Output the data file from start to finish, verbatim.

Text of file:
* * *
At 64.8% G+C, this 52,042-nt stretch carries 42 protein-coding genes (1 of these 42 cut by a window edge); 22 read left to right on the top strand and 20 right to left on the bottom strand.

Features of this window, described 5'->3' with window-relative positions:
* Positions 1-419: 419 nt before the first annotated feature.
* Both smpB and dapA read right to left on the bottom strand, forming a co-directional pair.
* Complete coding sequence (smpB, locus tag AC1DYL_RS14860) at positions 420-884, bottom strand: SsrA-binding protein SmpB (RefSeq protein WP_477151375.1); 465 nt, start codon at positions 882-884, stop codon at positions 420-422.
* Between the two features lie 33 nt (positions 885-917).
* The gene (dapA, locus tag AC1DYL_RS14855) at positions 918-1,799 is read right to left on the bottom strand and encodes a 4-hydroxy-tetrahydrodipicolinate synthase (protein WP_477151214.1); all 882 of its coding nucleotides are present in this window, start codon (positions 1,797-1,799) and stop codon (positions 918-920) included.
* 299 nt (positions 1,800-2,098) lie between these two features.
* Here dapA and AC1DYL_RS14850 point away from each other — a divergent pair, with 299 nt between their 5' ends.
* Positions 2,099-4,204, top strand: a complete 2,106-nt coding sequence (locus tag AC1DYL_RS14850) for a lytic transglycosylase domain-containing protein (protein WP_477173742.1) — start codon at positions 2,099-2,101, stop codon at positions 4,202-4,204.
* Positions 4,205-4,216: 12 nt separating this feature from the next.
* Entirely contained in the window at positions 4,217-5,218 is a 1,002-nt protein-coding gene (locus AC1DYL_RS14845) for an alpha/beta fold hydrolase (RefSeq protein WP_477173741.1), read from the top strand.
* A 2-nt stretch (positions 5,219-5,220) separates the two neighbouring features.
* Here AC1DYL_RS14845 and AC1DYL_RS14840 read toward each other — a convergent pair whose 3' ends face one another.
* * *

At 64.8% G+C, this 52,042-nt stretch carries 42 protein-coding genes (1 of these 42 cut by a window edge); 22 read left to right on the top strand and 20 right to left on the bottom strand.

Features of this window, described 5'->3' with window-relative positions:
* Positions 1-419: 419 nt before the first annotated feature.
* Both smpB and dapA read right to left on the bottom strand, forming a co-directional pair.
* Complete coding sequence (smpB, locus tag AC1DYL_RS14860) at positions 420-884, bottom strand: SsrA-binding protein SmpB (RefSeq protein WP_477151375.1); 465 nt, start codon at positions 882-884, stop codon at positions 420-422.
* Between the two features lie 33 nt (positions 885-917).
* The gene (dapA, locus tag AC1DYL_RS14855) at positions 918-1,799 is read right to left on the bottom strand and encodes a 4-hydroxy-tetrahydrodipicolinate synthase (protein WP_477151214.1); all 882 of its coding nucleotides are present in this window, start codon (positions 1,797-1,799) and stop codon (positions 918-920) included.
* 299 nt (positions 1,800-2,098) lie between these two features.
* Here dapA and AC1DYL_RS14850 point away from each other — a divergent pair, with 299 nt between their 5' ends.
* Positions 2,099-4,204, top strand: a complete 2,106-nt coding sequence (locus tag AC1DYL_RS14850) for a lytic transglycosylase domain-containing protein (protein WP_477173742.1) — start codon at positions 2,099-2,101, stop codon at positions 4,202-4,204.
* Positions 4,205-4,216: 12 nt separating this feature from the next.
* Entirely contained in the window at positions 4,217-5,218 is a 1,002-nt protein-coding gene (locus AC1DYL_RS14845) for an alpha/beta fold hydrolase (RefSeq protein WP_477173741.1), read from the top strand.
* A 2-nt stretch (positions 5,219-5,220) separates the two neighbouring features.
* Here AC1DYL_RS14845 and AC1DYL_RS14840 read toward each other — a convergent pair whose 3' ends face one another.